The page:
Re: [css-containment] Splitting the "sizing" part from "layout" containment

On Mon, Mar 21, 2016 at 12:06 PM, Ojan Vafai <> wrote:

> On Mon, Mar 21, 2016 at 2:29 AM Florian Rivoal <> wrote:
>> Splitting sizing from layout makes sense to me.
>> As for one property vs two, I think the key question is, as it often is
>> when we run into this debate, do these two things benefit from the ability
>> to cascade separately.
>> If you're using them on (web) components, I don't think there's a
>> benefit. Which type of containing might be different on different
>> components, but for each component you'll want to decide on all 4 aspects
>> of containment.
>> On the other hand, if you do want to use the containments other than
>> sizing in a heavy handed way all across your page, and separately add
>> sizing containment without changing the other aspects of containment, then
>> it makes sense.
>> Would you? I can see adding all-but-sizing all over the place, and
>> specifying some-specific-combo-which-may-include-sizing on components in
>> the same page. But would you do all-but-sizing all over the place, and ADD
>> sizing without wanting to change whatever the rest was in specific parts?
>> If the answer's yes, then two properties are better, but what's the use
>> case?
> This seems extremely rare to me. I think the 99.99% use case is to use one
> of strict or strict-compatible. Hence my thinking that we should have a
> single property.
>>  - Florian
>> On Mar 19, 2016, at 09:50, Ojan Vafai <> wrote:
>> There are two important use-cases here:
>> 1. A simple way to get strong containment without needing to understand
>> the intricacies of the platform and of each vendor's implementation. This
>> is "style layout paint size".
>> 2. A simple way to get soft containment that can be used broadly (e.g.
>> via "* { contain: strict }"). This is "style layout paint".
>> #1 is an extension of #2 and I think it should read that way. Also, it's
>> really critical that #1 be very simple. It's just so draconian that it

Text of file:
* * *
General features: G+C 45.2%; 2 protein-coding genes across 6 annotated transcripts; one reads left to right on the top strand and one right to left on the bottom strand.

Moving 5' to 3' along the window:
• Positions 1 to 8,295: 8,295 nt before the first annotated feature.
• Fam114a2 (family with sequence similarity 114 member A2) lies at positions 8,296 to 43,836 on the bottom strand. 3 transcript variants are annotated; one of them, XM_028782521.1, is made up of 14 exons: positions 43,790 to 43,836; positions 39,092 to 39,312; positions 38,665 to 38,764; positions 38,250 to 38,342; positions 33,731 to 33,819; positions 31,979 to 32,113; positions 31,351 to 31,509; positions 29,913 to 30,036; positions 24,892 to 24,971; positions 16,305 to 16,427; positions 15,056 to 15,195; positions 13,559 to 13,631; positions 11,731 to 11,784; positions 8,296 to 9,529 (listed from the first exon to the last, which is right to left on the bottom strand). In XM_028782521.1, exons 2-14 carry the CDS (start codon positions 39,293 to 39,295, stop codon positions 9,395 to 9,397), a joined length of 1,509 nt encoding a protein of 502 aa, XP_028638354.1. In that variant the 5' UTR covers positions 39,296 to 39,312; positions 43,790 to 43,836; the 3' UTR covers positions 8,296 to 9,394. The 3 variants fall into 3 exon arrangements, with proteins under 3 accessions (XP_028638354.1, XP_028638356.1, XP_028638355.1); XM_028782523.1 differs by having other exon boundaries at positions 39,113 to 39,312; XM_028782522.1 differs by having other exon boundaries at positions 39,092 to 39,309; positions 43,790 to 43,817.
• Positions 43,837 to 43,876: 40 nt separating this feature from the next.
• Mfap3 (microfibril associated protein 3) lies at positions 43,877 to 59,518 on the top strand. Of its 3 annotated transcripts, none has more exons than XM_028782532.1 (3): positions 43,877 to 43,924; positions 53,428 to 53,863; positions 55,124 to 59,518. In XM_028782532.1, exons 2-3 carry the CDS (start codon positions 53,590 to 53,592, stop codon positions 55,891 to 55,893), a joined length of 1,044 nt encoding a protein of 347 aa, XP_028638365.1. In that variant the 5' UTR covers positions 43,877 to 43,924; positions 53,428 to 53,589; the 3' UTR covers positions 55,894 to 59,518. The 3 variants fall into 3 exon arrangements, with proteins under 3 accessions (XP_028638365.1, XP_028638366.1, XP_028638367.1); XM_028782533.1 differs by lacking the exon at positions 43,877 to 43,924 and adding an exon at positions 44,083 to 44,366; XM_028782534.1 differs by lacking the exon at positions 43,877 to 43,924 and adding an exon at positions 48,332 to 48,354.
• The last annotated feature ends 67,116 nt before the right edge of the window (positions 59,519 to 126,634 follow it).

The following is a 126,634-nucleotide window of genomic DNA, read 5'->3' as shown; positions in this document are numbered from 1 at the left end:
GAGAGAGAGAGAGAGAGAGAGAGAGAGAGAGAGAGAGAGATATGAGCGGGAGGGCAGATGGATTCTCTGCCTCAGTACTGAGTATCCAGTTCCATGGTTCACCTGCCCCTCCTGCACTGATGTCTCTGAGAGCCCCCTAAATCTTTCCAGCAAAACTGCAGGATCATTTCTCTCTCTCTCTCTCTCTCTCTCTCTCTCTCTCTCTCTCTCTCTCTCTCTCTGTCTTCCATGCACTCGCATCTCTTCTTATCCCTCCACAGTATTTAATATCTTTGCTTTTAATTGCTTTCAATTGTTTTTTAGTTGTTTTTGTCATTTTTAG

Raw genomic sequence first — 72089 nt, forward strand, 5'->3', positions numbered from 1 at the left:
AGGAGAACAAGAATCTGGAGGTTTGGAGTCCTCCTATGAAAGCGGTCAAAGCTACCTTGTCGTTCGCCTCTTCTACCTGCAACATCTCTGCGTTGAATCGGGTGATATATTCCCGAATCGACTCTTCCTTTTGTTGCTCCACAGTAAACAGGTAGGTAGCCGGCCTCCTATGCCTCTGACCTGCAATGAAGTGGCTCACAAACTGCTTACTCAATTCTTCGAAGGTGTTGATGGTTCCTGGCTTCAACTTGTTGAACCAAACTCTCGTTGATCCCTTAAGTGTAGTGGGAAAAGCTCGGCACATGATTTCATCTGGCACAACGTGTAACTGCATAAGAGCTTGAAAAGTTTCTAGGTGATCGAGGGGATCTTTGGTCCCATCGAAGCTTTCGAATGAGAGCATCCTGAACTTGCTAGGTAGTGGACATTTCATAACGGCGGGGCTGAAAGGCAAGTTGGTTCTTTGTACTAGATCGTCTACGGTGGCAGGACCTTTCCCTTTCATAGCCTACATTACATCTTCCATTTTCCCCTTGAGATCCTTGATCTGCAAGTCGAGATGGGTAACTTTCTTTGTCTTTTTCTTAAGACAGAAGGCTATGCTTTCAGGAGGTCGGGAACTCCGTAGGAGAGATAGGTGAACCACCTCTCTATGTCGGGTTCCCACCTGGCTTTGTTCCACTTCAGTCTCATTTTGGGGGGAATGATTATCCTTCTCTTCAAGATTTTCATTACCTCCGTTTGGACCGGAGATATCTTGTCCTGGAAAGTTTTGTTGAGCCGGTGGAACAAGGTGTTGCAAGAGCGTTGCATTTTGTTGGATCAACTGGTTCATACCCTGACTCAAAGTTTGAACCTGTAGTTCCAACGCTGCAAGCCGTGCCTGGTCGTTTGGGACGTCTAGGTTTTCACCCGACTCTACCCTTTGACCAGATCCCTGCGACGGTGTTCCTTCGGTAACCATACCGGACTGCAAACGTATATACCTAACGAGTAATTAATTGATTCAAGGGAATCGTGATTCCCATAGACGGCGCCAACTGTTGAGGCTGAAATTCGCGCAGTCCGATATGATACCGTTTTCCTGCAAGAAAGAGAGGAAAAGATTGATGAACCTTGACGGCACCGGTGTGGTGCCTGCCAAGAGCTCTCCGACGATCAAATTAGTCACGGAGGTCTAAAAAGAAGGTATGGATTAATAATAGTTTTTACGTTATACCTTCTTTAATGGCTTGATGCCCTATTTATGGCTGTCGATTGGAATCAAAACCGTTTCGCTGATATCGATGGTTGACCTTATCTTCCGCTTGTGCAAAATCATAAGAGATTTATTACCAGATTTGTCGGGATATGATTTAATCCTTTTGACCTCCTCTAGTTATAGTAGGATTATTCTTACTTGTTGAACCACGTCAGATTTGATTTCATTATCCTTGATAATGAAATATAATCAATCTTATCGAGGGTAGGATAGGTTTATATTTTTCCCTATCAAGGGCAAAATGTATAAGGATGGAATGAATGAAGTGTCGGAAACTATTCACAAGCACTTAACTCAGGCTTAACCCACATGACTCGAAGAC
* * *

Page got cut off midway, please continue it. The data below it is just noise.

>> can't be used as the 90% use-case. But it's really critical for that other
>> 10%.
>> It seems to me that we just have a naming problem here, but that we can
>> still have a single property. I think "strict" is a good name for #1. We
>> just need to make a name for #2 that sounds like the pre-cursor to #1.
>> Here's a few proposals:
>> a) strictish
>> b) strictable
>> c) strict-candidate
>> d) pre-strict
>> How about e) content? I'm not a huge fan of implying strict when we're
not strict.

FWIW, I agree that we should have a property for both strict and
whatever-we-call-strict-without-size. I think Ojan is right that one or the
other will work well for the majority of use cases.

>> I prefer (c), but would be happier with any of these than splitting this
>> up into two properties.
>> On Fri, Mar 18, 2016 at 11:24 AM Paul Lewis <> wrote:
>>> Thanks for the clarification! SGTM.
>>> Seems like a good addition irrespective of containment. Mainly I'm happy
>>> if strict doesn't require explicit widths and heights. If there's a way to
>>> ensure that independently then yay.
>>> On Fri, 18 Mar 2016, 18:18 Tab Atkins Jr., <> wrote:
>>>> On Fri, Mar 18, 2016 at 11:14 AM, Paul Lewis <>
>>>> wrote:
>>>> > If we go with a separate property then that restores the clarity of
>>>> contain,
>>>> > which is good.
>>>> >
>>>> > The concern I would have then is what this other property looks like.
>>>> I
>>>> > guess it comes like flex properties, which only apply when the parent
>>>> is
>>>> > display: flex?
>>>> >
>>>> > So I guess, yeah, if a developer sets this additional property along
>>>> with
>>>> > width and height (does it need both?) then there's an extra constraint
>>>> > applied, but for the main case "strict-ish" just got promoted to
>>>> "strict"
>>>> > and we make this sizing property, in conjunction with the other, the
>>>> "super
>>>> > strict" option? :)
>>>> Nah, the idea is that you'd have something like "height-foo: auto |
>>>> pretend-you-are-empty;" (all names subject to change, obviously).  It
>>>> would be completely disconnected from 'contain', and it applies to all
>>>> elements at all times.  If you set it to "pretend-you-are-empty", then
>>>> you need to either provide a value for 'height' as well, or your
>>>> element will break in an obvious way, as it immediately collapses to
>>>> zero height.  Similar for 'width'.
>>>> ~TJ

Received on Wednesday, 23 March 2016 20:02:43 UTC